Implications of Pastina Pty Ltd v Hosanna Excelsis One Universal Church Inc

 

A recent Supreme Court judgment involving Hosanna Excelsis One Universal Church Inc’s head office in Adelaide and its landlord, Pastina Pty Ltd could have wide reaching consequences for commercial property owners and tenants in South Australia. The matter addresses what happens between renewal dates where a new lease or extension has not yet been entered into.

 

Facts of the case

  • The tenant entered into a lease for five years over a premises on South Terrace, Adelaide in 2010, expiring in 2015;
  • Four months into the lease, the parties amended the lease increasing the size of the leased premises and the rent through an Addendum to Lease;
  • The tenant continued to occupy the premises after the five year lease expired, and held over for another two years;
  • The landlord claimed that a new lease for another five years came into effect from the commencing day of the holding over period as the expanded premises were not occupied for a minimum five years before the holding over period commenced and also the period of holding over exceeded six months;
  • The tenant relied upon section 20B(3)(d) of the Retail and Commercial Leases Act 1995 (SA), argued that it had been in possession of the premises for at least five years, and denied that another five year lease came into effect;[1]
  • The Magistrate Court dismissed the landlord’s claim;
  • The Supreme Court allowed the appeal and set aside the orders made by the Magistrate.
  • The Supreme Court held that a new lease for another five years comes into operation once the tenant holds over more than six months.[2]

 

Findings of the Supreme Court

The expansion of the leased premises through the Addendum to Lease, although material, did not create a new lease.

The tenant’s argument that they had been in possession of the premises for more than five years when the holding over period commenced was not accepted. The Court ruled that the tenant had only been in possession of the expanded premises for 4 years and 8 months, not the required 5 years. This meant that, in conjunction with the extended hold over period, a new lease was created at the commencement of the hold over period.

 

Implication of the Case

Where a landlord and a tenant enter into a lease for three years, together with the right to renew the lease for a further two years, the lease will have an aggregate term of five years. If the tenant does not exercise the right to renew for the further two years but instead holds over on a monthly period tenancy and that continues for more than six months, then the monthly periodic tenancy will be extended to a five year term.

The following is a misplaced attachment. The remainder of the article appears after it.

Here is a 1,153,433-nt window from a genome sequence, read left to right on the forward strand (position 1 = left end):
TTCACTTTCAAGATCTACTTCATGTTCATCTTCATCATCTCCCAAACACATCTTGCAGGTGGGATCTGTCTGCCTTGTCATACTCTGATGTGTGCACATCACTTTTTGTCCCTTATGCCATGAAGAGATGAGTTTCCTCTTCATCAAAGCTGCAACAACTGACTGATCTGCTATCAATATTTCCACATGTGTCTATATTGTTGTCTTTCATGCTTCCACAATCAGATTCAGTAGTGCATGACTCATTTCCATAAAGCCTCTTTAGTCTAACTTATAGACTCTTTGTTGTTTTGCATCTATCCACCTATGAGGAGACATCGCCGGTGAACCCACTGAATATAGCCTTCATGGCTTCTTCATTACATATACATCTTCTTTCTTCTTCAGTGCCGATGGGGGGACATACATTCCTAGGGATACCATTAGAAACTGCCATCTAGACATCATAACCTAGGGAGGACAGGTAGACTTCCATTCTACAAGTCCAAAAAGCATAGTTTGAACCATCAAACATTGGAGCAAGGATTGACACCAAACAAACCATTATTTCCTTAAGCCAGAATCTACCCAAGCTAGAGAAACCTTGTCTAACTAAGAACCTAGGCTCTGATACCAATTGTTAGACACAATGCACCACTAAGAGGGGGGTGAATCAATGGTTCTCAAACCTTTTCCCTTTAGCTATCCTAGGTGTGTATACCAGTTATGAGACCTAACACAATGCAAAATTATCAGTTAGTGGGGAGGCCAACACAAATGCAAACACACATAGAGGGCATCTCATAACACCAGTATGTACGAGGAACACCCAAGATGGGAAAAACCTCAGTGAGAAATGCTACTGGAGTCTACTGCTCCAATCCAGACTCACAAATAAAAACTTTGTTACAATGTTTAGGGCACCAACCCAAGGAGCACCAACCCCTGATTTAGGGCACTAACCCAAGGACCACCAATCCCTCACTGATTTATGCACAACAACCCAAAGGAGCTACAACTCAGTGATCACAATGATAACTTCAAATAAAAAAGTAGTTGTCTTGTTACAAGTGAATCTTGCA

What this means for commercial property owners

A landlord might be forced to grant the tenant another five year lease when the tenant was allowed to hold over on a monthly period tenancy for more than six months. This may be a double-edged sword. While the rule secures payments to the landlord for another period of time, if the landlord had other intentions for their property during that new lease period, they now have secure tenant to contend with. Landlords need to be aware of notice periods so to avoid an undesirable situation.

 

What this means for commercial property tenants

A tenant may have previously held over for a period of time to avoid renewing their lease. This is no longer an option for an extended period of time, as they may lock themselves into another lease term which they had not intended.

Summary

In circumstances where a landlord or tenant does not wish to be caught out by the effect of this new rule, the parties should always be aware of notice periods relevant to their lease renewal terms. An option for landlords is to include a term in their lease restricting extended holding over periods to prevent the situation occurring.

 

If you have any questions about your commercial tenancy lease and how this could affect you please do not hesitate to contact our commercial lawyer Shavin Silva or call him on 08 8410 9294.

[1] Retail and Commercial Leases Act 1995 (SA) s20B(3)(d).

[2] Pastina Pty Ltd v Hosanna Excelsis One Universal Church Inc [2019] SASC 18.